Radiological assessment of neoadjuvant chemotherapy in breast cancer
- Liliane Ollivier1
© International Cancer Imaging Society 2002
Published: 5 May 2015
Neoadjuvant chemotherapy has become the standard of treatment for patients with locally advanced breast cancer and is now a potential treatment for patients with earlier stage operable disease. Preoperative chemotherapy allows more patients to be treated with breast-conserving surgery and enables direct in vivo assessment of response, which correlates with outcome. The role of imaging is to evaluate the therapeutic response in term of shrinkage of the tumour in order to safely perform breast-conservation surgery. Neoadjuvant chemotherapy is also a good model to determine which radiological procedure is the most effective to predict histopathological response.
Although controversial, several articles reported that physical examination correlates best with pathologic findings in the measurement of the primary tumour. Mammography allows monitoring changes in size and density of the tumour, but cannot identify changes in the inner structure. Ultrasound is the most accurate predictor of size for axillary lymph nodes.
Physical examination associated with mammography and ultrasound is a valuable non-invasive combination for assessing tumour dimension. MRI is the best modality for assessment of response in term of tumour size and in the detection of multifocal or multicentric disease. The study of residual tumour vascularity is interesting as the diagnosis is based on the early contrast enhancement. The disappearance of this early contrast enhancement allows correct identification of the response to chemotherapy, even if several studies have reported false negative and false positive cases. Conversely, the detection of a persistent wash out phenomenon in residual tumour permits detection of non-responders. Breast helical CT can be an alternative to breast MRI for the measurement of residual tumour volume and correlation with pathologic findings. Colour Doppler ultrasound and the use of ultrasound contrast agents have given conflicting results because of their operator-dependence.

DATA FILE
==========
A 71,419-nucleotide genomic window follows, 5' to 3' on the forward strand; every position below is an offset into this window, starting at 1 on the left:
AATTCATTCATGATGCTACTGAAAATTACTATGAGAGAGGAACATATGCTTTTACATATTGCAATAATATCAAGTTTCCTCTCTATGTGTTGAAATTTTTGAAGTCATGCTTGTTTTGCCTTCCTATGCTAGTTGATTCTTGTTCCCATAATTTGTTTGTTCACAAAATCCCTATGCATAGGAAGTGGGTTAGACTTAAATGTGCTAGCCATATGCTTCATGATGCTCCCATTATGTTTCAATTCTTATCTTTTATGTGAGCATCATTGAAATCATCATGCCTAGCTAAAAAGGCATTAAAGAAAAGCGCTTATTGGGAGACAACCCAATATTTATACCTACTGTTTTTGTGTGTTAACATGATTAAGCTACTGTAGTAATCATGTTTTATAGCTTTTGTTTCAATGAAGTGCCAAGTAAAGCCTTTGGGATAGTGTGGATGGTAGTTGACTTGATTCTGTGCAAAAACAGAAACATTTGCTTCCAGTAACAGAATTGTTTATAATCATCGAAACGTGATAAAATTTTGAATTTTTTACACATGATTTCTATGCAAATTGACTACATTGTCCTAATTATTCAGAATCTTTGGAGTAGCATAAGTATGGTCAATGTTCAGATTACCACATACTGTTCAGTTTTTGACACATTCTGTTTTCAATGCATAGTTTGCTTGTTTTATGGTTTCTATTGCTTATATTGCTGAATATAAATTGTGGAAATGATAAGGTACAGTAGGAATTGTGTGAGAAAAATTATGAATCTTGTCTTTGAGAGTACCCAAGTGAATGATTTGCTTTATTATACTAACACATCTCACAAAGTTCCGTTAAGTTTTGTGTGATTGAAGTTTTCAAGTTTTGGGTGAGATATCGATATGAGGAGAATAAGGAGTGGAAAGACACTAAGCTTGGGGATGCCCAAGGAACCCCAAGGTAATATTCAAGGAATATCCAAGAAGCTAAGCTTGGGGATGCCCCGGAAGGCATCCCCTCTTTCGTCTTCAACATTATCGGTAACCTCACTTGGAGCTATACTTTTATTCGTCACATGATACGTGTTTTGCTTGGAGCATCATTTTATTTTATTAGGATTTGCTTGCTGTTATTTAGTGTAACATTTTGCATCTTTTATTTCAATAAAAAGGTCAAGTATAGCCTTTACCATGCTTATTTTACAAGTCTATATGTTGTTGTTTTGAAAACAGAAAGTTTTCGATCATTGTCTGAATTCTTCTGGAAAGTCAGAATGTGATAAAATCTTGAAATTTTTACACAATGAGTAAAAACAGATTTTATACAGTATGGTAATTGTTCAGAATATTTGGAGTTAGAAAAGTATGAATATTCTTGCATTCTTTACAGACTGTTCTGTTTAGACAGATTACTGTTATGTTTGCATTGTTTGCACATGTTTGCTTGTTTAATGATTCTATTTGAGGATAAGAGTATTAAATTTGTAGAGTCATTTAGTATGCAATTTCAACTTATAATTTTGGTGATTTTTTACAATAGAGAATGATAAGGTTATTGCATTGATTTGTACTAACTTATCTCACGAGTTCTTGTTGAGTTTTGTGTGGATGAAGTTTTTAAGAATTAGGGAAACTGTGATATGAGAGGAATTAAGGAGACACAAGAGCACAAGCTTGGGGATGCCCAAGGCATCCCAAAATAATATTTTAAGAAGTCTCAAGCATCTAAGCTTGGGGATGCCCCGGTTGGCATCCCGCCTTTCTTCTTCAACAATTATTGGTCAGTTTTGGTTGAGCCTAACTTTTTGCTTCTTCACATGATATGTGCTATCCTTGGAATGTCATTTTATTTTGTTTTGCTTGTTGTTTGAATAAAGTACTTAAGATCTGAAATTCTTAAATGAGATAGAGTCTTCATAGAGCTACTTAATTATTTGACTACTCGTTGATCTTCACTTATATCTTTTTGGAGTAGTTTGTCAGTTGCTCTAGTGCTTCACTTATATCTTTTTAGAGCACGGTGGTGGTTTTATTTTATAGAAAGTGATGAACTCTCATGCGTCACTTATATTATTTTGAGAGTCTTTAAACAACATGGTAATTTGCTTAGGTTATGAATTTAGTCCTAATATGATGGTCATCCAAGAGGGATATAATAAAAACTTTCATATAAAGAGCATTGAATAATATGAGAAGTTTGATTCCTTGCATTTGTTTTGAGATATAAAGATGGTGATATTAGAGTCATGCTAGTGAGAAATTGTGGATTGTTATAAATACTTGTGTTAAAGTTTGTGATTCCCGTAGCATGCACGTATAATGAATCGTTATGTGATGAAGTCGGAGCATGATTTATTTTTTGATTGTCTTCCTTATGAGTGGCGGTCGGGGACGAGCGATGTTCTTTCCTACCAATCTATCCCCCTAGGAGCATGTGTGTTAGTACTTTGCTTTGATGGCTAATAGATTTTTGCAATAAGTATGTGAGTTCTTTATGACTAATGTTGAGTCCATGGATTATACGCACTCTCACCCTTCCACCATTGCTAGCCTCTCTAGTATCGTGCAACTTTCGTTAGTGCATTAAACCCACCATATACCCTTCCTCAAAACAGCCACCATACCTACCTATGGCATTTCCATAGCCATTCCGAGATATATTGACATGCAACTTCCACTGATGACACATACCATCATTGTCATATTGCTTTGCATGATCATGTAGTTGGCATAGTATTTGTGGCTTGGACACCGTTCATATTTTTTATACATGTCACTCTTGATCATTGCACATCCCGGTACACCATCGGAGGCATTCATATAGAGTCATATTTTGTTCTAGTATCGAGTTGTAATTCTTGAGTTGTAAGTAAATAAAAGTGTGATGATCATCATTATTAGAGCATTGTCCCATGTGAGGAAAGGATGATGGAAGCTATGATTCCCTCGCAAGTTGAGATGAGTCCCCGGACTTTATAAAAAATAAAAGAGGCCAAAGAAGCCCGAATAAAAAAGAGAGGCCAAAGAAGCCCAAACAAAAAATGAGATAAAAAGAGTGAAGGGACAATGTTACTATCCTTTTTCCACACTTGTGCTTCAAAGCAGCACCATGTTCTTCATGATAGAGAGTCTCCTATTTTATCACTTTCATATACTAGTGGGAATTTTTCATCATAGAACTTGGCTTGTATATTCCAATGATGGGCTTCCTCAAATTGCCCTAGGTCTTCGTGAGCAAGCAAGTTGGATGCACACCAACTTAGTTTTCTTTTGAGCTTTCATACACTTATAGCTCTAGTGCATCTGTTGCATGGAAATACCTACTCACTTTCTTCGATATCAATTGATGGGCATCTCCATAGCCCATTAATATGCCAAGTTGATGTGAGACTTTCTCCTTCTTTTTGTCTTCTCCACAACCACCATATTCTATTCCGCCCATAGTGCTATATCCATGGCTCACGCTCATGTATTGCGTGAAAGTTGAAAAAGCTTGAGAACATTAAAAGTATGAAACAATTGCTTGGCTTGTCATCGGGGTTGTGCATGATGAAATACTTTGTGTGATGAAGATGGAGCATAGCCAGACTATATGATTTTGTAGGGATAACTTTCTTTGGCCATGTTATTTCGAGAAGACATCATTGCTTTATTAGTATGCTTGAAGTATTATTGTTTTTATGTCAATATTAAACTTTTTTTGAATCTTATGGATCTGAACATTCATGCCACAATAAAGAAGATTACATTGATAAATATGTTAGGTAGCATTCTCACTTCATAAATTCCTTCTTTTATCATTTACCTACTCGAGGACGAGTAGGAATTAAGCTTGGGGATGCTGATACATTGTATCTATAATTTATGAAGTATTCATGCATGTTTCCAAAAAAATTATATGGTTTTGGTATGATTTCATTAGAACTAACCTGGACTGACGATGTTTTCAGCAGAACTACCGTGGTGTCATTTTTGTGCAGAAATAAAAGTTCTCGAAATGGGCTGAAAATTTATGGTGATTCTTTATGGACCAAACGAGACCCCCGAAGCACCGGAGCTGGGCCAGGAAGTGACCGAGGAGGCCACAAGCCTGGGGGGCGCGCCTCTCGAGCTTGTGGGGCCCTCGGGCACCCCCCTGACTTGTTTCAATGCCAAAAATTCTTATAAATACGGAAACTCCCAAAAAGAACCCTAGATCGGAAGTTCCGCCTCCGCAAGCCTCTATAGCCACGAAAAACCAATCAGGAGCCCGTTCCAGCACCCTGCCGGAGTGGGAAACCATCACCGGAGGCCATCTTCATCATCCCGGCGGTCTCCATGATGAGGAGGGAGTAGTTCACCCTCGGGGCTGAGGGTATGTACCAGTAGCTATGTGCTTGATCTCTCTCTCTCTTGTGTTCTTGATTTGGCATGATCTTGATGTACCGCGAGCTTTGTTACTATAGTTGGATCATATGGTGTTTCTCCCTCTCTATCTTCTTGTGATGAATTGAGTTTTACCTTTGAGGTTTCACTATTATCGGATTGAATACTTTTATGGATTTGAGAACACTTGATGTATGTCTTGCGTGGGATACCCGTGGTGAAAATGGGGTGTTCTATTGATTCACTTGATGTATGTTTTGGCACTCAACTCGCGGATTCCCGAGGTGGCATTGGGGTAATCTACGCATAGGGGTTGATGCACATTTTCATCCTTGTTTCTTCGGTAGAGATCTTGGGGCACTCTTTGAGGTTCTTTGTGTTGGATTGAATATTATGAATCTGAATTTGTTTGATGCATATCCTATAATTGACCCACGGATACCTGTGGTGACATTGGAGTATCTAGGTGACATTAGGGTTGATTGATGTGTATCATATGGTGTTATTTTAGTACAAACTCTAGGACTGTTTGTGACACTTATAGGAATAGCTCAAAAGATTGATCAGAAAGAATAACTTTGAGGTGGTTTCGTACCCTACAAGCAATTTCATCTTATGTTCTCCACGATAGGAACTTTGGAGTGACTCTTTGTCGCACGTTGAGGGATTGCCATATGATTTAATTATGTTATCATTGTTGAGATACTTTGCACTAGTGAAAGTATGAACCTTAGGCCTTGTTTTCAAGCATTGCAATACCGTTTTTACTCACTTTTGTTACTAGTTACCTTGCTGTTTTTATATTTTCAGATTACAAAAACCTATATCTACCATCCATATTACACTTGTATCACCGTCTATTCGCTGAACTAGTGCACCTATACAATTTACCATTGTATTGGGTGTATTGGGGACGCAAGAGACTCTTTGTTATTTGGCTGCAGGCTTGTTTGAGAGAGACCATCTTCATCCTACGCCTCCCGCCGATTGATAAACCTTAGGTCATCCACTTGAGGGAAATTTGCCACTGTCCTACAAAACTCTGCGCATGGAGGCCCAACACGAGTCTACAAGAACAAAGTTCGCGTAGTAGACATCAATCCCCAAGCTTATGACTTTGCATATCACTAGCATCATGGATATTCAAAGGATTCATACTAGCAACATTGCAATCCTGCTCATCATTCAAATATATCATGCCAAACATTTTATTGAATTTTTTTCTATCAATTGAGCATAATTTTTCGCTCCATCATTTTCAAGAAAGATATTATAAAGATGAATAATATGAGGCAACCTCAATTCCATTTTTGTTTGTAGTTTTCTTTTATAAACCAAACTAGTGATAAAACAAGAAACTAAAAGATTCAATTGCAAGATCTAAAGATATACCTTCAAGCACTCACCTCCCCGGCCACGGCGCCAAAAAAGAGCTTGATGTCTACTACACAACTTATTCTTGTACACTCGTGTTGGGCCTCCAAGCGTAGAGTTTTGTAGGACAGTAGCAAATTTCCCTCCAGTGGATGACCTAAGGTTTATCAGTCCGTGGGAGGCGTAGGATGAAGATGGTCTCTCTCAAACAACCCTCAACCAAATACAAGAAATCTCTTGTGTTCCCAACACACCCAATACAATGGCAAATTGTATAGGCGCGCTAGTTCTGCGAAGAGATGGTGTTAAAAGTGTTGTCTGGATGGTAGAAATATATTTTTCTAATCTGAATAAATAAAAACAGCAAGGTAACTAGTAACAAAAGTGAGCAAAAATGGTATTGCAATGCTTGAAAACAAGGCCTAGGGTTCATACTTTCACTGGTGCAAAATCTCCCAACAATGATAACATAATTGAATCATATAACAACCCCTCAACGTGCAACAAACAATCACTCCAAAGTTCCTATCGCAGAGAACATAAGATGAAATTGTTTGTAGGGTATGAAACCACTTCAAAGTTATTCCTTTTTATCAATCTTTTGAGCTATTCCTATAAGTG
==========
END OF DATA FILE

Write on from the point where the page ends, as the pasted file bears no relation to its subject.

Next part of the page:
Other functional imaging modalities have been proposed for the assessment of response to neoadjuvant chemotherapy. Mammoscintigraphy using 99mTc sestamibi, shows that a rapid clearance of the tracer can predict the lack of tumour response to chemotherapy, however a slower tracer clearance cannot certify an objective response. Positron emission tomography using 18FDG shows significant difference in tracer uptake between responding and non-responding tumours early in the course of therapy. After the second chemotherapeutic cycle, both techniques are able to distinguish between complete, partial or no response. The disadvantage of the 18 FDG PET is the cost of the technique and the problem of access to the machines. It has also a limited spatial resolution. Combined 18FDG PET and MRI provide useful information because of the high spatial resolution of MR imaging.
In conclusion, studying the effect of neoadjuvant chemotherapy will demonstrate the accuracy of these complementary functional imaging techniques.